Oracle Plans to Transfer Hudson IP to Eclipse
Oracle says it will still be a leading contributor to the project and the Hudson project got a fresh batch of contributors from Sonatype who are now working on a new plugin architecture for Hudson that uses a representation style based on JSR 330 dependency injection. Sonatype has been a fervent supporter of the original project on their blog. Today VMware and Tasktop have also been invited to join the project. Mik Kersten, the founder of Tasktop and creator of Eclipse's Mylyn, had a substantial response to today's news in his blog:
Jenkins exercised the very important open source community right to fork, but in the process split the community. I in no way want to diminish what Kohsuke Kawaguchi created, and I have a deep and personal appreciation for the labour of love that open source projects like this require. But FUD ensued around the state of CI, and today’s announcement of moving the project to a neutral body marks major progress.
Consider the alternatives. As we learned with the rapid exodus off CruiseControl to Hudson, CI tools are a well understood space and easy enough to migrate between. If the differences between Hudson and Jenkins had grown sufficiently large and there was overall confusion and friction among the developer and corporate communities, this would have increased the demand for a new CI solution. ... Eclipse is a tried-and-true place to evolve this level of tool support around ALM tools such as Hudson, and we are looking forward to collaborating around the convergent evolution of Mylyn, Hudson and Git/EGit and other key ALM technologies.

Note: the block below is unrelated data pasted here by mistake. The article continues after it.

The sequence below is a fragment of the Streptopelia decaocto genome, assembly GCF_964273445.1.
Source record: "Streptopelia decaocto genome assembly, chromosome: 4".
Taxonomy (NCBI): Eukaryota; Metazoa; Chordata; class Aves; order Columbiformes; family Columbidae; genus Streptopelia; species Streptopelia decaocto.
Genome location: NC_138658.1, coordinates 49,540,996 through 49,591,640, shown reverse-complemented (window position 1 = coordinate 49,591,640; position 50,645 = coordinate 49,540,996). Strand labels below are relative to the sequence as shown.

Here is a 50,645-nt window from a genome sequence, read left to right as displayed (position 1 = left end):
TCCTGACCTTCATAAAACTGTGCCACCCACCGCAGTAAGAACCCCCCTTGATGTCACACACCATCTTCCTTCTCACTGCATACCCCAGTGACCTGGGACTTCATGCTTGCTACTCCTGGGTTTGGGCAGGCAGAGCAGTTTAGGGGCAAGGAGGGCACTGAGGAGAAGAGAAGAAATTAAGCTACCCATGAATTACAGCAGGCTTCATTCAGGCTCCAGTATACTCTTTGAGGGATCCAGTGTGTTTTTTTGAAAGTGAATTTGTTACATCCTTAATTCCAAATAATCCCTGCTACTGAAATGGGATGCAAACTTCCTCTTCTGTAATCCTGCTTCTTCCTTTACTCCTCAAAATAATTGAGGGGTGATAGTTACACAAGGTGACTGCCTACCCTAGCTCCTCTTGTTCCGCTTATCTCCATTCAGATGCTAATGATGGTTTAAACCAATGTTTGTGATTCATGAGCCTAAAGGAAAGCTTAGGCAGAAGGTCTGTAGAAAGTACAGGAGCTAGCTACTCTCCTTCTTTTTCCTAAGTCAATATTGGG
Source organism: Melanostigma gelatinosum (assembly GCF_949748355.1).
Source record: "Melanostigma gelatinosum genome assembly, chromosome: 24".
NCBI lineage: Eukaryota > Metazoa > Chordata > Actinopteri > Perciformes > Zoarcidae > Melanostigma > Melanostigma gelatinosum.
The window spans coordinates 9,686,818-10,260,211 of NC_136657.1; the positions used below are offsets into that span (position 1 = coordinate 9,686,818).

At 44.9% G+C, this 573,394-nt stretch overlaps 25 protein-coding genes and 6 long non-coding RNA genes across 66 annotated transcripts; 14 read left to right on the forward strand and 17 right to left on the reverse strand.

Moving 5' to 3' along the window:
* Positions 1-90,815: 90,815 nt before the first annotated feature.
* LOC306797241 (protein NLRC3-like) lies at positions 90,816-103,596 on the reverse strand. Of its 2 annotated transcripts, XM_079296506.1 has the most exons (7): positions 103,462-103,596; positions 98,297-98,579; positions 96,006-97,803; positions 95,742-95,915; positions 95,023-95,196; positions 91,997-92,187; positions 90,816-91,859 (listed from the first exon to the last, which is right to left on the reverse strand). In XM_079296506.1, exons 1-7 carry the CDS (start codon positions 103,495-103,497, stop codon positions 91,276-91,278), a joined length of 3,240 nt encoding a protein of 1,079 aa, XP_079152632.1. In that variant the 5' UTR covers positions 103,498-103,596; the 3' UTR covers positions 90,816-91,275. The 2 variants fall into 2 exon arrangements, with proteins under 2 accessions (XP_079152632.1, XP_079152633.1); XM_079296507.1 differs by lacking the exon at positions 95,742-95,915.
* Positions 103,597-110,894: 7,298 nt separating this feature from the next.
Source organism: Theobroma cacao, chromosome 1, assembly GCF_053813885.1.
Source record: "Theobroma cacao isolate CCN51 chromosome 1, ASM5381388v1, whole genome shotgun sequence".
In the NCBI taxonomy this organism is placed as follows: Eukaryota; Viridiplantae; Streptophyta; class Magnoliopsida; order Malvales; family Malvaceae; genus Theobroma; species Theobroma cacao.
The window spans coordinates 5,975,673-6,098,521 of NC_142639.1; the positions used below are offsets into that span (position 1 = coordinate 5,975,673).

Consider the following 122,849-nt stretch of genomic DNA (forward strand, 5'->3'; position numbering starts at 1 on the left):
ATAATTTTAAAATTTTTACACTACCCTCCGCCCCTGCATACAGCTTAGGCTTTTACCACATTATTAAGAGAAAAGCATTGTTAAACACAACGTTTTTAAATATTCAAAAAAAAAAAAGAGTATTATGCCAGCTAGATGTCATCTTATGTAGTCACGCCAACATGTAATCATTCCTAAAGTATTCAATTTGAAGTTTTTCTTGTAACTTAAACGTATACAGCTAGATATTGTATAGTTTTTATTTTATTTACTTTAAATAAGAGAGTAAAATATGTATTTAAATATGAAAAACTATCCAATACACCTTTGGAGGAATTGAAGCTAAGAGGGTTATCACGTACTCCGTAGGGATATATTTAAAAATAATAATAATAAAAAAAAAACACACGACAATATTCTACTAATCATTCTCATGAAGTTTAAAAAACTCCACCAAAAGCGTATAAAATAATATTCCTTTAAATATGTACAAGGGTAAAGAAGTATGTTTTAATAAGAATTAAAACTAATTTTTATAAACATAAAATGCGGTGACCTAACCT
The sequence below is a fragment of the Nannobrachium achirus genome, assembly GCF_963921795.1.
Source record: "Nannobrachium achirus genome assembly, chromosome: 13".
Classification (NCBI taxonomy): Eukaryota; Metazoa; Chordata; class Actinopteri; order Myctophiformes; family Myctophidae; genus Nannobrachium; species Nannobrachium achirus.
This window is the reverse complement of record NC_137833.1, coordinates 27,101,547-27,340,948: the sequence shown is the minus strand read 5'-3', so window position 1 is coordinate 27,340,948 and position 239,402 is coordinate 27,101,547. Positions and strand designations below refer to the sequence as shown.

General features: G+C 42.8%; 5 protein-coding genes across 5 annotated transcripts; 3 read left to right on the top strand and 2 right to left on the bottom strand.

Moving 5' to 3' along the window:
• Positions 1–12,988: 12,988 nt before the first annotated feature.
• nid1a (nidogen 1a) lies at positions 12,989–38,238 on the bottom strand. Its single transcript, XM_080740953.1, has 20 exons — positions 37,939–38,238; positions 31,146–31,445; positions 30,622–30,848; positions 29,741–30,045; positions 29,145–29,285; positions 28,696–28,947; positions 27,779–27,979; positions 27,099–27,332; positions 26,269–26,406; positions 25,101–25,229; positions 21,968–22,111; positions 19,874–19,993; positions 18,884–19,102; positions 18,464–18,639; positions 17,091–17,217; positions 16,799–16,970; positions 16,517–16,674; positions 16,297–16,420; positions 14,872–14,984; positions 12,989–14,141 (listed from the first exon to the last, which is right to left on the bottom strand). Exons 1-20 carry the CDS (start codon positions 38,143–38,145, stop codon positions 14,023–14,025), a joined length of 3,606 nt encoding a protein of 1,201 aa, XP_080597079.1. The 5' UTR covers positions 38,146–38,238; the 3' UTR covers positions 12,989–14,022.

We're still waiting on a response from the Jenkins community, but some have predicted that the new, open governance model of the Eclipse Foundation might bridge the gap between the Jenkins and Hudson communities and lead to more cooperation down the road. While Oracle's leader for Hudson said a few months back that the GitHub migration had to wait, and that a move would constitute a fork of the project, he later said he was never against the move but simply wanted to wait and make sure the whole community was informed.
Accusations of ulterior motives flew from both sides, so you can either believe that Oracle was okay with relinquishing the trademark all along and just evaluating Hudson very slowly, or that they were not going to do it and the Jenkins fork made them change their minds. Either way, the Jenkins fork may have been the spark that was needed to make this change happen.